Copper pipes are often used in plumbing systems and fixtures such as sinks, showers, faucets, and drains. They’re a popular choice thanks to their affordability and durability. But how well do copper pipes stand up against corrosion?
Copper pipes corrode over time due to exposure to high levels of dissolved oxygen, low pH, high pH, salts, corrosion-causing bacteria, and improper grounding of electrical appliances. Nevertheless, it takes a long time for copper pipes to corrode, especially with protection and regular maintenance.
If you are a home or business owner looking to install plumbing, replace old pipes, or deal with corroded metal, keep reading to learn more about copper pipes and how long they can last.
How Long Does It Take for Copper Pipes To Corrode?
Copper pipes are known for their durability and resistance to corrosion, but they’re still prone to long-term damage.
Under favorable conditions, it can take up to 20 years for copper pipes to start showing signs of corrosion.
However, this can vary depending on the environment and other variables.
Regularly inspecting and maintaining your copper pipes can help prolong their lifespan.
Additionally, you can use protective coatings like epoxy to further protect exposed copper pipes and reduce corrosion rate.
Below are the factors that affect the time it takes for copper pipes to corrode.
1. High Levels of Dissolved Oxygen
Dissolved oxygen acts as an electrolyte, allowing the oxidation reaction to occur more quickly.
It produces a thin layer of corrosion products, such as cuprite and malachite.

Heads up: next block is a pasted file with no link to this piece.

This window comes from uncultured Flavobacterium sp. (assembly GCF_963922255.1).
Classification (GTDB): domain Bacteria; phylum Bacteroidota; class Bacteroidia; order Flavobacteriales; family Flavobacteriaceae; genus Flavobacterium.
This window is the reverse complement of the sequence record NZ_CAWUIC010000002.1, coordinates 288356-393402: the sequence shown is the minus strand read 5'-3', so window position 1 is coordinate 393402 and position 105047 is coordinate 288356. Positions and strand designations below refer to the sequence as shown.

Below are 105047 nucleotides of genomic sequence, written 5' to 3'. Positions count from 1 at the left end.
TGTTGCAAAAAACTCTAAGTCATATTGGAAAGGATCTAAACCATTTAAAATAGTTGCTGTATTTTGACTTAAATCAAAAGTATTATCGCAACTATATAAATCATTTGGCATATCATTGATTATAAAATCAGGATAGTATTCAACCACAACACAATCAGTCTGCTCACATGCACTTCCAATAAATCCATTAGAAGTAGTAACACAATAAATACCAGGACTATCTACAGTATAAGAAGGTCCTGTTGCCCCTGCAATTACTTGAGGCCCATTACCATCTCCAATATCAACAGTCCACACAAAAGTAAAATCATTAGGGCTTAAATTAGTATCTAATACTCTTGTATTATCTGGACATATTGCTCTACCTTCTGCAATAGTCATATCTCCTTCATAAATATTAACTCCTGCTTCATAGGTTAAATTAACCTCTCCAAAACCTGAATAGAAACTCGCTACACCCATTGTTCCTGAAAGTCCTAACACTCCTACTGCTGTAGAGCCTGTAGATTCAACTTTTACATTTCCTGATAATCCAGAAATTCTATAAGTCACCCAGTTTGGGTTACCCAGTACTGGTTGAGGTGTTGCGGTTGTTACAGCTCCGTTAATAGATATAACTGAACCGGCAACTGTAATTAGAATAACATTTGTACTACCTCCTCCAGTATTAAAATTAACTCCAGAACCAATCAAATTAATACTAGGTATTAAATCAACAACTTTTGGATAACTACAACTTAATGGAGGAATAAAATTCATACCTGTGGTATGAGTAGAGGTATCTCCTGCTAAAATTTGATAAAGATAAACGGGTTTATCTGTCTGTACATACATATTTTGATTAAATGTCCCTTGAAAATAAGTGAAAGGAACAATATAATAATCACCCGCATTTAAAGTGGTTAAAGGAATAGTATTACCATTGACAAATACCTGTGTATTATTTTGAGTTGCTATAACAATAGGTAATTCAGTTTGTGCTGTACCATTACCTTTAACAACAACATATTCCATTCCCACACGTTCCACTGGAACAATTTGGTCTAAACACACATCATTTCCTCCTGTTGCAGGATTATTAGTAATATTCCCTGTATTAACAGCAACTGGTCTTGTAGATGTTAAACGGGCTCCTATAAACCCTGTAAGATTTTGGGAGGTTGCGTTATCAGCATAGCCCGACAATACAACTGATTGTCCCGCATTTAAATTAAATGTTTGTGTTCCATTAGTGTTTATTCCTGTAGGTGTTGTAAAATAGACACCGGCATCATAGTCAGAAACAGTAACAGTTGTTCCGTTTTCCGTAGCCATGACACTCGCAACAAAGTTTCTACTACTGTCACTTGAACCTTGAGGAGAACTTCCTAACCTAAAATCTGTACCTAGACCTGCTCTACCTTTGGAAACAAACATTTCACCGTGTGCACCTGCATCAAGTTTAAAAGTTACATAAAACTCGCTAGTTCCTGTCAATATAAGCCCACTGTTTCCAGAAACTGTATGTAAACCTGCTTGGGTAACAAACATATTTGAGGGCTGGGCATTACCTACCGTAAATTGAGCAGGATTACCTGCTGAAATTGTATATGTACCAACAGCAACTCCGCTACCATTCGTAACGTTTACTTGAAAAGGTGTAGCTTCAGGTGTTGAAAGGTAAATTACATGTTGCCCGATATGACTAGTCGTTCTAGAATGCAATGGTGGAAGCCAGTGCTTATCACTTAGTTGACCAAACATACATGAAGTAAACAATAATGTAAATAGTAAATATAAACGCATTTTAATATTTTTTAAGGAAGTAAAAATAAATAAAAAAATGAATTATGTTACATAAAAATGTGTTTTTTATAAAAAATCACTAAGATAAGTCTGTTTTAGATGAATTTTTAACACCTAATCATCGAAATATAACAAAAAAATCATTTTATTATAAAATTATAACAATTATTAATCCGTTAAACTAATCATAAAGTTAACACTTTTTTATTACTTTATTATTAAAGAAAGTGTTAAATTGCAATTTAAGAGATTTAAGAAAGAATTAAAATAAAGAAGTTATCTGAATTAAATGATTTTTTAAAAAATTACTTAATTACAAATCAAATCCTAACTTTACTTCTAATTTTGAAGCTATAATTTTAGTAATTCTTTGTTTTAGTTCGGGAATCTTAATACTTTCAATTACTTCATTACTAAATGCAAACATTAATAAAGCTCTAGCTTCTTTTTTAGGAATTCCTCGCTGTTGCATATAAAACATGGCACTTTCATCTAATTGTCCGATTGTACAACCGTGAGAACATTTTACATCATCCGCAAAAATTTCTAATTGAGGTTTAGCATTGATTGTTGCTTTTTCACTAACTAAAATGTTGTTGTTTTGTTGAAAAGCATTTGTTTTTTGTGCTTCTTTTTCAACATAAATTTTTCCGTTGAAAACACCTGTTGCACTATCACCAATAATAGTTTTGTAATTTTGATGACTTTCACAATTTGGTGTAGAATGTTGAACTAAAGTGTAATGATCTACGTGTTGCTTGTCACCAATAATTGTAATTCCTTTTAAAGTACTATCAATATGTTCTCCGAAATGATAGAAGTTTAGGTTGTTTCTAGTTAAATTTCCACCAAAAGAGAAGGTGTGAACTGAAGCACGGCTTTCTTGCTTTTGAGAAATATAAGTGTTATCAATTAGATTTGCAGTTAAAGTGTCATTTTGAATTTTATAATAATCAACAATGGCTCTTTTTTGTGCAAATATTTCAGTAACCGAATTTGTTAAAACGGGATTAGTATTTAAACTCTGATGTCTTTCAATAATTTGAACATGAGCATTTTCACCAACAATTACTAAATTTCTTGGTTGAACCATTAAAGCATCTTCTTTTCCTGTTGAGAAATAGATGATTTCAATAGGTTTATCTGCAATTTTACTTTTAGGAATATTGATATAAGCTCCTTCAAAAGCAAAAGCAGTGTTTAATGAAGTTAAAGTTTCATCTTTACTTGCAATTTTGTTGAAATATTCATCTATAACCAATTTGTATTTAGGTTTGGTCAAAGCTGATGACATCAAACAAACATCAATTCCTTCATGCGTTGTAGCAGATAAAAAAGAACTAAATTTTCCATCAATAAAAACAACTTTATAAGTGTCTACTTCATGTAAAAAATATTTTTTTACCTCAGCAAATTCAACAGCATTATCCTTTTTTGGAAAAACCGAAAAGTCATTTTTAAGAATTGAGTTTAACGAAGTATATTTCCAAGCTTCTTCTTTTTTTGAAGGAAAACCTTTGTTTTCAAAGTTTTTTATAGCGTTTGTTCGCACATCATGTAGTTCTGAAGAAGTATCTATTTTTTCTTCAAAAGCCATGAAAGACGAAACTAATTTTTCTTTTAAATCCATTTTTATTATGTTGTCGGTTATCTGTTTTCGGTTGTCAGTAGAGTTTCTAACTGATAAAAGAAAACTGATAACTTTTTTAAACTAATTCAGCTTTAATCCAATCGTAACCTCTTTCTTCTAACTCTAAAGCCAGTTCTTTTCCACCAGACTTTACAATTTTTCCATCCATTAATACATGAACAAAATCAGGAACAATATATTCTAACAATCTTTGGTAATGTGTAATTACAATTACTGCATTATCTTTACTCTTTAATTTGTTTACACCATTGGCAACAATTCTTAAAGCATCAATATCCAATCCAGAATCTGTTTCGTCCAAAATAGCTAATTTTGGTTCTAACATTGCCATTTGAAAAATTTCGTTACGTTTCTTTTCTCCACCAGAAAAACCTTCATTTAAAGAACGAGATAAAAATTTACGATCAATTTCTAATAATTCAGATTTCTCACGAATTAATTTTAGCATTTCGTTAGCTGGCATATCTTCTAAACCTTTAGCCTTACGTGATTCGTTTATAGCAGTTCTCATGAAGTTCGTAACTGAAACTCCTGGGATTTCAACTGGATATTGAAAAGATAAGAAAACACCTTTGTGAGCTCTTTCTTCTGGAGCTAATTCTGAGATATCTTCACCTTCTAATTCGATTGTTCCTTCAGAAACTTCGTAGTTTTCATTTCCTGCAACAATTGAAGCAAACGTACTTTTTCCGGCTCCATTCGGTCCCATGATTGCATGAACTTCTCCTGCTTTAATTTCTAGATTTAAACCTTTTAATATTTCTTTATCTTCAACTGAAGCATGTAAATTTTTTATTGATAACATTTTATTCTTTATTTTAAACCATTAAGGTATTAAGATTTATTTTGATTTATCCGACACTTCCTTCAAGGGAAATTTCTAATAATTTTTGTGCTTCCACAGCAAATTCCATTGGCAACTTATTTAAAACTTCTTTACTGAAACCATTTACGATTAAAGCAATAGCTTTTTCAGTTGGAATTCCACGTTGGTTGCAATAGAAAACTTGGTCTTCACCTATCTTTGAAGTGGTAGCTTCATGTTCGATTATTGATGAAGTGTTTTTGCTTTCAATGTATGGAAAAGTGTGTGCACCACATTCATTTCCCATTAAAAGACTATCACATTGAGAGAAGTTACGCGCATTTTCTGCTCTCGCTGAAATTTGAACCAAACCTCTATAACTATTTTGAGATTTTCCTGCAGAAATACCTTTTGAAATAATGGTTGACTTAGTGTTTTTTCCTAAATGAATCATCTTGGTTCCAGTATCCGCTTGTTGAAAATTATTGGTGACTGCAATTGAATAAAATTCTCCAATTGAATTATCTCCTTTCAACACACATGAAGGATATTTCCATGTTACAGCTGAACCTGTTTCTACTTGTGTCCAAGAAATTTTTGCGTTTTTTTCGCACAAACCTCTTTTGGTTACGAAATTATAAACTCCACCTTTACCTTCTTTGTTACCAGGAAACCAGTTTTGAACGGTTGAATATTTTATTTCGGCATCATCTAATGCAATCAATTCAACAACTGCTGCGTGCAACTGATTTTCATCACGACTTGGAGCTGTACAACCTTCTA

This layer acts as an electrolyte, allowing electricity to flow from the water to the metal surface, causing it to corrode.
When dissolved oxygen reaches concentrations higher than 5 ppm, it can lead to accelerated corrosion of copper pipes, tanks, and fixtures.
The rate of corrosion increases as the concentration of dissolved oxygen increases.
2. Low pH Levels
As water pH levels fall below 7.0, it becomes more acidic and corrosive.
Copper pipes have a relatively low tolerance for acidic conditions and are particularly susceptible to corrosion from low-pH water.
Low pH levels can cause copper pipes to corrode quickly and leach metals, minerals, and other contaminants into the water.
Corrosion of copper pipes can result in the following:
- Pinhole leaks
- Weak spots prone to bursting or cracking
- Water discoloration
Low pH levels can also contribute to the formation of deposits such as calcium carbonate and magnesium hydroxide on surfaces within the pipe system, which can further reduce the lifespan or blockages in plumbing systems.
In many cases, well water is the primary source of low pH levels in piping systems.
Well water has a naturally occurring acidity that can vary greatly depending on the system’s depth and location.
3. High pH Levels
High pH levels above 8.0 can create an imbalance of positive (Hydrogen) and negative (Hydroxide) charges on copper.
This imbalance of charges causes a reaction between copper and hydrogen, resulting in corrosion or pitting on the pipe’s surface.
Corrosion of copper pipes can lead to leaks and other plumbing problems.
To prevent corrosion, you must keep pH levels regulated, ideally between 7.0 to 7.5.